Four ways to test cash-flow

Working out a company's cash-flow is a good way to judge whether a stock is well-managed and good value. Phil Oakley explains the four ways you can measure cash-flow, and tips one cash-rich stock to buy now.

Equity investing is all about cash. We invest in shares and expect a cash return in the form of dividends and eventual sale proceeds. Yet companies often don't talk much about cash they prefer you to focus on profit related measures such as earnings per share (EPS). So here I reveal how to use the cash-flow statement to help you select the best investments.

What's wrong with profit?

Profit, and profit-based measures such as EPS and price-to-earnings (p/e) ratios, can mislead investors. Thanks to what accountants call the accruals' concept, there are many subjective estimates involved.

Free cash flow is best

The appeal of free cash flow (FCF) is its simplicity. It calculates the amount of cash left over to a firm after all non-discretionary cash expenditures. As an investor, it makes sense to buy firms with lots of surplus or FCF. Without FCF, a firm can't pay dividends, repay debt or buy back shares. In short, it can't provide a sustainable return on your investment. The investing world is full of stocks that generate profits but little or no FCF. These tend to be bad investments. There is unfortunately no universal definition of FCF, but here's a good way to calculate it from a company's cash-flow statement.

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Applying FCF to Reckitt Benckiser

Let's take the 2010 cash-flow statement of Reckitt Benckiser (RB.L) to reveal how to calculate FCF. In 2010, Reckitt Benckiser (RB) generated £1,219m of free cash flow. That's made up of operating cash flow (£2,215m) plus interest receivable (£19m), less interest payable (£11m), less tax paid (£679m), less purchases of fixed assets (£367m), plus sale proceeds from fixed assets (£42m). Such a large amount of FCF is a good start, but what does it mean? Here is how the number can be applied to weigh up an investment.


FCF per share

This is arrived at by dividing annual FCF by the weighted average number of shares outstanding. In 2010 this was £1219m/724.2m = 168.3p per share. This was 78% of the reported EPS of 216.5p. If FCF per share is consistently below the EPS it could be a sign of aggressive accounting that needs investigating. The difference in RB's figures was due to capital expenditure being more than twice its depreciation charge. Eventually, capital expenditure has to generate a cash return. During the last five years, RB's FCF has consistently been higher than its EPS a hallmark of a quality company. Free cash dividend cover This is the FCF divided by dividends paid. In 2010, RB's free cash dividend cover was a very comfortable 1.6 times. Investors should avoid firms where free cash dividend cover is below one times, as this is often the sign of an unsustainable dividend policy.

Free cash margin

This measure FCF/sales looks at the ability of a company to turn its sales into cash for shareholders. In 2010, RB converted 14.4% of its sales into FCF, despite investing heavily. The average is around 17% over the last five years, indicating that RB produces good financial returns.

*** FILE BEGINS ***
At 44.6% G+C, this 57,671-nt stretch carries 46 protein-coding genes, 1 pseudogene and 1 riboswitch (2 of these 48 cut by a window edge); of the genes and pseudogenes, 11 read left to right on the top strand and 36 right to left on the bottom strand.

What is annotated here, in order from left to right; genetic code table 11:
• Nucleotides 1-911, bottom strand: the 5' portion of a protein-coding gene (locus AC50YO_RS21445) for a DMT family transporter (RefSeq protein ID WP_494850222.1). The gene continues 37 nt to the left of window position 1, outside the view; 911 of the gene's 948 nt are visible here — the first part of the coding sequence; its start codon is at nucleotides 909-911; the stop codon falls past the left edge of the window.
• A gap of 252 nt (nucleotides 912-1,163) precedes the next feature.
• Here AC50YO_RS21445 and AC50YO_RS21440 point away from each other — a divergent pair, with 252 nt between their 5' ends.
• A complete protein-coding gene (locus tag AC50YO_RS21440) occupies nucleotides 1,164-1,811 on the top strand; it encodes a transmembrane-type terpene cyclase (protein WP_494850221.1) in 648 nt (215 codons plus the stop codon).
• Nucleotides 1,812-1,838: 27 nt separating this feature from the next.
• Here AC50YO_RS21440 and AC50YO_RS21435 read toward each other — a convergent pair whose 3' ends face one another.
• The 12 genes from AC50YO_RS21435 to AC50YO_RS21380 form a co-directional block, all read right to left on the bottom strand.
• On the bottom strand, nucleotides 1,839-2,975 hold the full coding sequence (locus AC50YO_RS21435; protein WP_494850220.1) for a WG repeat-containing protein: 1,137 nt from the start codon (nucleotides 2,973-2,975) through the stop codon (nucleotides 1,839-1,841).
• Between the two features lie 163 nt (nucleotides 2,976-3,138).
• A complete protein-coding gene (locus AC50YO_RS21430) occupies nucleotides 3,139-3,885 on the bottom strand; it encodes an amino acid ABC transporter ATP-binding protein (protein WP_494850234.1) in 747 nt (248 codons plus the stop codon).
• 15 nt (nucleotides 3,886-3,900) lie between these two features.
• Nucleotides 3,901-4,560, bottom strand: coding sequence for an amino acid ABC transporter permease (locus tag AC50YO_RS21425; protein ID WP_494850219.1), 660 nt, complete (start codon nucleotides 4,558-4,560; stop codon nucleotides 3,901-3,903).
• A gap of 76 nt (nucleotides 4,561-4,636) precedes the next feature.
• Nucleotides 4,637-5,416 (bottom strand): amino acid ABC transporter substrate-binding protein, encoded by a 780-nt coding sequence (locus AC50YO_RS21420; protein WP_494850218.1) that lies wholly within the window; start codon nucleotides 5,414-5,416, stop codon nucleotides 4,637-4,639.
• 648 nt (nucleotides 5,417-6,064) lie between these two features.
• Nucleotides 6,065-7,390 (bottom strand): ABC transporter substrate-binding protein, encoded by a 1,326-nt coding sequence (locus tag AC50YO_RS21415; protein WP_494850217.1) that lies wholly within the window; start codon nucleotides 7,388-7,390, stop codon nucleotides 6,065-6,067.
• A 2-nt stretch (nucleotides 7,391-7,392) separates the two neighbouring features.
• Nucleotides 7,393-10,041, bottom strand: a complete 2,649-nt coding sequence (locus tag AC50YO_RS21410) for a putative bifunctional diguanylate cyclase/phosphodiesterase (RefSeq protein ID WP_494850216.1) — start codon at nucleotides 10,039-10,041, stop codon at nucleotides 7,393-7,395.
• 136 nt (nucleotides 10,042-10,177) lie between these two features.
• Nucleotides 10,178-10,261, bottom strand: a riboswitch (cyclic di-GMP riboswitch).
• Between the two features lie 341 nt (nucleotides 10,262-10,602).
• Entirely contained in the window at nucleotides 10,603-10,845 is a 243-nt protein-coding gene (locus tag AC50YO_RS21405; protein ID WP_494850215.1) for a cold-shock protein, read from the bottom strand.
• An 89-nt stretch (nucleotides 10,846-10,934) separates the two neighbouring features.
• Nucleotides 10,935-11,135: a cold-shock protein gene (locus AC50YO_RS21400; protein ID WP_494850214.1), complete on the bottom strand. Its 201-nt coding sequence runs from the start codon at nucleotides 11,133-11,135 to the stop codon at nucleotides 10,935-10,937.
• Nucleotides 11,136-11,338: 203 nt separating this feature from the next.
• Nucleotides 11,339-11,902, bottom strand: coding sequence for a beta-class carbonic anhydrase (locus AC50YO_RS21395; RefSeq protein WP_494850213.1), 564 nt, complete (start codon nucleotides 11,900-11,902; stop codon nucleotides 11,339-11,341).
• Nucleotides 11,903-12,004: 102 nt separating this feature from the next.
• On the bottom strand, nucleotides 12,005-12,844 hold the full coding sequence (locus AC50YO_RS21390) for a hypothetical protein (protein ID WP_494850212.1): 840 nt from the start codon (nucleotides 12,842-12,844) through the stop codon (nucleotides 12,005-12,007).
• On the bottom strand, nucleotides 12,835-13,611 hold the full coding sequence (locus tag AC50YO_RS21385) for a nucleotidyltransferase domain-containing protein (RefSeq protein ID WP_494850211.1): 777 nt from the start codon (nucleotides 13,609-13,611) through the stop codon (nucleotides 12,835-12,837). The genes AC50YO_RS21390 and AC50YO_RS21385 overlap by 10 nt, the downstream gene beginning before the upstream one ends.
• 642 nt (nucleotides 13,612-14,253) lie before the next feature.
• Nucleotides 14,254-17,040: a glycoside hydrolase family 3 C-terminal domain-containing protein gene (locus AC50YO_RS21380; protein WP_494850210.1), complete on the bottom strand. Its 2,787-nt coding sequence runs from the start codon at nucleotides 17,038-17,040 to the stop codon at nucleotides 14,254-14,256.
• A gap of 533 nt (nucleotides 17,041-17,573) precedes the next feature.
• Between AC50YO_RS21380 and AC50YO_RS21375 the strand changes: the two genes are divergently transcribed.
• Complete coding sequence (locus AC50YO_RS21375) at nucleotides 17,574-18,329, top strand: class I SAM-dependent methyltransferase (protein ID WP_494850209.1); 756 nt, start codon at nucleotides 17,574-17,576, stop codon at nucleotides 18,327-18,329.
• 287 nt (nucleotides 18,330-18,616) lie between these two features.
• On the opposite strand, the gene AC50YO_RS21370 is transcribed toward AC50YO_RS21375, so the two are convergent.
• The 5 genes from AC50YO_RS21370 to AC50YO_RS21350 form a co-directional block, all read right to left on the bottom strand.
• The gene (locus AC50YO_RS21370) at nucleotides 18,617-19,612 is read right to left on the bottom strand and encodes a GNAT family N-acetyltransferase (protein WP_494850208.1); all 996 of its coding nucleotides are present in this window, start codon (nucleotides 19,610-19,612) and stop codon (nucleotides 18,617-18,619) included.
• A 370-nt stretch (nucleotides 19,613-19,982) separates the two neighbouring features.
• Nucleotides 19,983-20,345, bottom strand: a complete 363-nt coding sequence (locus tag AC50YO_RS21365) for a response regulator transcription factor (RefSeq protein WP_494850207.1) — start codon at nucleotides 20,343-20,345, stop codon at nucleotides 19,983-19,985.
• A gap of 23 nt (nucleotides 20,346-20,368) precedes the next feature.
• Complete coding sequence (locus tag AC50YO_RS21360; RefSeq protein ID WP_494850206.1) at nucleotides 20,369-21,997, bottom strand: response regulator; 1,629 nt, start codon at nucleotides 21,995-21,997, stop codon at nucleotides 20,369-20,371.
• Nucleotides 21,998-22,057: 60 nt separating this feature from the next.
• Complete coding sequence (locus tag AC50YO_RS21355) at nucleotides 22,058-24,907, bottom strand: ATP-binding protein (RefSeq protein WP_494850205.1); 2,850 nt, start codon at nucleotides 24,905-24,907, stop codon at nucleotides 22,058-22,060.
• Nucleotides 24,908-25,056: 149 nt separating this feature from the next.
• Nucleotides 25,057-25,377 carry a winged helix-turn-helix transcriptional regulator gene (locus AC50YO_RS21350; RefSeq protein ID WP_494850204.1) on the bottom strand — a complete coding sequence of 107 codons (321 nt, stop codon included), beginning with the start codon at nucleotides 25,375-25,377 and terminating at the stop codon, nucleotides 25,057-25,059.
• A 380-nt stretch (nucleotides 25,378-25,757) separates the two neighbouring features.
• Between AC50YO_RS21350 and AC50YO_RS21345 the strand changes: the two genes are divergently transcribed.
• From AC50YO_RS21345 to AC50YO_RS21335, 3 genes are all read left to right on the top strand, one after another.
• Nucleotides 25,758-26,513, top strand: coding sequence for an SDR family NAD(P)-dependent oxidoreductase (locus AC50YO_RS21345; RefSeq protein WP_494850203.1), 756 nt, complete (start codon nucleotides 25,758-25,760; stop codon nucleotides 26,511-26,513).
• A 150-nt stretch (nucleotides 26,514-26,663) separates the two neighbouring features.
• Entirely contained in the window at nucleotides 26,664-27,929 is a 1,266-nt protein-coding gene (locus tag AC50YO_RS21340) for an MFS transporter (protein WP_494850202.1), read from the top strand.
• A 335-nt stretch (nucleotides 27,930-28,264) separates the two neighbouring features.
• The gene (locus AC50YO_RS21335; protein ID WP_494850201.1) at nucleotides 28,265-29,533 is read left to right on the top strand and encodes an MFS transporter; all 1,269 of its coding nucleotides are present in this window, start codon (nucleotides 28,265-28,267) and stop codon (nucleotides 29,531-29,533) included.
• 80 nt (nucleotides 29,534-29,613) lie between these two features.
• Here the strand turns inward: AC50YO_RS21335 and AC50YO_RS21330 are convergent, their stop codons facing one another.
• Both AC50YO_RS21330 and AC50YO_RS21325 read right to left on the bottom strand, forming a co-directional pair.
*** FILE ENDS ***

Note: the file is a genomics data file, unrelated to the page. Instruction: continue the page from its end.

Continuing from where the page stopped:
Free cash-flow yield

FCF per share/share price can be used as a valuation measure to compare shares with other investments. RB's current yield of 5.3% (168.3/3195p) is not particularly high, suggesting the shares are not an obvious bargain. Value investors often buy shares with FCF yields of 10% or more.

Sources and uses of cash

The cash-flow statement gives an insight into where a firm gets its cash from and what it does with it. This is best looked at over a number of years (see pie charts).

Over half of RB's cash is derived from its operating cash flow a good sign as long as it is sustainable. Be wary of companies that are overly reliant on new borrowings and equity finance as sources of cash: at some point they will run out!

RB has spent a lot of its cash on acquisitions. That's fine if it produces acceptable cash returns, but may also serve as a warning sign. The company does not use a lot of cash to buy new assets (capital expenditure) and distributes nearly one quarter of its cash to shareholders.

A stock to buy and one to avoid

Microsoft ( MSFT ) generated $24.6bn of free cash flow during its last financial year, equivalent to an impressive 35% of revenues. Free cash flow per share of $2.90 was greater than reported EPS of $2.73, resulting in a chunky free cash-flow yield of 11.6% at a share price of $25.

United Utilities ( UU.L ) with its 5.3% dividend yield will be seen by many as a defensive share. However, it only generated £89.6m of free cash flow during its last financial year, equivalent to 13.1p per share. This compares with an EPS of 52.1p and a dividend of 30p per share. Judging from this, it seems that United could be borrowing to pay its dividend if true that's not a good sign for investors.

Phil spent 13 years as an investment analyst for both stockbroking and fund management companies.


After graduating with a MSc in International Banking, Economics & Finance from Liverpool Business School in 1996, Phil went to work for BWD Rensburg, a Liverpool based investment manager. In 2001, he joined ABN AMRO as a transport analyst. After a brief spell as a food retail analyst, he spent five years with ABN's very successful UK Smaller Companies team where he covered engineering, transport and support services stocks.


In 2007, Phil joined Halbis Capital Management as a European equities analyst. He began writing for MoneyWeek in 2010.